Jos-Diegel-Museum-of-Now-Interview-Denis

JOS

DIEGEL

MON STUDIO SESSIONS

ARTIST INTERVIEW

“The resistance of art does not necessarily consist in the dissemination of content or in the intervention in public spaces through performances or the demonstration of contradictions, but it´s rather a tension between the common and the singular, the special and the everyday, the sensual and the understanding, reality and fiction, presentation and representation.”

Jos Diegel

Berlin, January 2021.

Interview with Jos Diegel by Denis Leo Hegic

Jos Diegel, born in Offenbach in 1982, a transdisciplinary artist (with an emphasis on "transdisciplinary" rather than "interdisciplinary") creating works in the fields of film, painting, performance, theatre and wrestling. While doing so, Jos is also engaged in working as a tutor at various educational institutions.

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RED PAINTER CREDIBILITY

2018, painting performance

at Alte Handelsschule, Leipzig

photo: Clarissa Seidel & Anna Lorenz

Jos, we met for the first time almost exactly three years ago in Leipzig at a performance of yours, in which you covered up your face with a balaclava and created a canvas to the sounds of Ana Bolena. Back then I didn´t get the chance to ask: why disguised?

Nice start, Denis. I am glad that you remember and think about it. In the painting performance RED PAINTER CREDIBILITY from my performance series RED PAINTER, I wrote texts and slogans from the public space on three erected canvases in black and red. The exhibition “Italian Urban Art in Leipzig” within the Alte Handelssschule was showing street art and urban art from Italy. The curators Maria Aria and Livia Fabiani invited me together with the gallery bipolar for a performance that was to take place along the tracks by Anna Bolena.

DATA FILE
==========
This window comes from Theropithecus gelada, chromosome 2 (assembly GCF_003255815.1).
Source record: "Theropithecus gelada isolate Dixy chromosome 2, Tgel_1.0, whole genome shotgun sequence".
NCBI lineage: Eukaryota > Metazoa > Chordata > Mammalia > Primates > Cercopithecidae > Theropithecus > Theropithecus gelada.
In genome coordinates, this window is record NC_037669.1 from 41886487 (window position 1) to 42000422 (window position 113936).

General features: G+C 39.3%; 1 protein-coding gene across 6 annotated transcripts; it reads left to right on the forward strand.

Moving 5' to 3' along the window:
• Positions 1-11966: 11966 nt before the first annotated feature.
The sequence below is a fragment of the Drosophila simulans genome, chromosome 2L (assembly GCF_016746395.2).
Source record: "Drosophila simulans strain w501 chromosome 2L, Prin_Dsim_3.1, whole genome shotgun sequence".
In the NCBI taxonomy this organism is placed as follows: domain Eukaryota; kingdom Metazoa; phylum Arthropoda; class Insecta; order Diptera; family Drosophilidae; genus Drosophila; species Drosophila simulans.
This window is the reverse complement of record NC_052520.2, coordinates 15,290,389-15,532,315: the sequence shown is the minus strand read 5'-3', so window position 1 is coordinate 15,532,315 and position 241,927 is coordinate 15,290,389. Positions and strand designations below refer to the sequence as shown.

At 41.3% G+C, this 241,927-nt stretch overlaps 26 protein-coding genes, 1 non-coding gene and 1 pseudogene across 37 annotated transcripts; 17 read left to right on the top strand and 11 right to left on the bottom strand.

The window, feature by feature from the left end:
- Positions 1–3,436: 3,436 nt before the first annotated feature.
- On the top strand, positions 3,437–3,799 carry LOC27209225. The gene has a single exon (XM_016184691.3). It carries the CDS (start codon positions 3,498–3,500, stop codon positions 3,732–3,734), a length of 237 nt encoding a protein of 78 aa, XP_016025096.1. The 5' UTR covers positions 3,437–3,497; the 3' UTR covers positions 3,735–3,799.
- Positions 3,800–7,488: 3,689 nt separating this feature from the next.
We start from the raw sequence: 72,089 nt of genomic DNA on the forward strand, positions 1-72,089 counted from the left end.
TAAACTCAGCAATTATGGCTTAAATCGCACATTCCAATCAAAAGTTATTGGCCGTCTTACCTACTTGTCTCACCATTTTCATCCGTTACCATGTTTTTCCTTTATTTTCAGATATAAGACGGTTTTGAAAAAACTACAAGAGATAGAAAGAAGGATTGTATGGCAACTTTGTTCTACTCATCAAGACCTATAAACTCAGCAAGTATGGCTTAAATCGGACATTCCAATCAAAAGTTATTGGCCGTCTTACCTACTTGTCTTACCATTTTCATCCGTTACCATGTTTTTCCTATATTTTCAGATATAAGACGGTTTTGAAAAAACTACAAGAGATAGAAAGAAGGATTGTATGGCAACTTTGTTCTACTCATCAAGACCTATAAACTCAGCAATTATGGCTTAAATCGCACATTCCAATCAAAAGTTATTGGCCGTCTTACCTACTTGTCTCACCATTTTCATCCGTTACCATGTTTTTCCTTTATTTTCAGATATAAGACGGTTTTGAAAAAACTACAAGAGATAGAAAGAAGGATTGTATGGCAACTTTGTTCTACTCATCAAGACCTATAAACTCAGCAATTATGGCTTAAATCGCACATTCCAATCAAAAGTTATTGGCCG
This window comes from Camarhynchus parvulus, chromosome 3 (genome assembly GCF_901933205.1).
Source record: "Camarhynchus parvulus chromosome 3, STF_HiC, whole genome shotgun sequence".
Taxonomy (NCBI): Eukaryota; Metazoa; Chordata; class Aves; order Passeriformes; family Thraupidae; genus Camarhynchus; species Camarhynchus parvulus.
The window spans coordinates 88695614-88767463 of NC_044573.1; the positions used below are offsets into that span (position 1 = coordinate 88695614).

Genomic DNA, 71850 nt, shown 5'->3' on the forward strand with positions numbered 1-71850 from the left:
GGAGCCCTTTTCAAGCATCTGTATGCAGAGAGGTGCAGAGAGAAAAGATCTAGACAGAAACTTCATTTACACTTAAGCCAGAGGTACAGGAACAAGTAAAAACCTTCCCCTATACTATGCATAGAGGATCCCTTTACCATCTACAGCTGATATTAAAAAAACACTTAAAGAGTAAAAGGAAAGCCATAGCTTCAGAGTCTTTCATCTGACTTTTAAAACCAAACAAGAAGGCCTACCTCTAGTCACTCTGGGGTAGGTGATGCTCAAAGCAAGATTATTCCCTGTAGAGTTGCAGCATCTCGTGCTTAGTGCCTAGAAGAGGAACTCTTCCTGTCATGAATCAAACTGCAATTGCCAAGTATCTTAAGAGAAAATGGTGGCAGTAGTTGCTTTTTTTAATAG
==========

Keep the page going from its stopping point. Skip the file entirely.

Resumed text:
My starting point were the wall spraying texts from the 1968s protests in Paris, that were strongly influenced by the theories of Guy Debord and the Situationist movement. In my work the Situationist and Lettrist movements around Isidore Isou have always been very important. In addition, I used other amusing and self-questioning texts. I started with a repetition of, "I don´t like to write on walls" and ended with “one should stop when it goes best”. In between I have overwritten the words over and over again. I wrote a painting.

Most of expressions were texts of protest or criticism. Regarding the disguise, I used it because the storm mask also opposes the precise definition of authorship – since it is depersonalizing the performer. In a storm mask you don't want to be recognized and in a storm mask you also can´t get your name out there. The disguise creates an image of subversion and also something mystical at the same time. Even if I was initially reluctant to begin the performance this way, I did slip into the role when I put on the balaclava. Basically i played the act of writing something incognito in public space and doing it within an enclosed art space. What is the difference between a text written on a white wall in a showroom and the same text on a house facade? What kind of image of protest is it, that we often construct for ourselves or that we slip into? Is there an aesthetic of resistance?

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RED PAINTER CREDIBILITY

2018, painting performance

at Alte Handelsschule, Leipzig

photo: Clarissa Seidel & Anna Lorenz

Let´s not leave them as rhetorical questions, but try to answer them; In regards of the difference between a text written on a wall outside and the one in a gallery environment, I guess the main one would be the act of writing itself. The second difference would be the readership: outside it becomes visible for everyone, inside only for those who have, are given or are looking for access. Bouncing back to you: is there an aesthetic of resistance?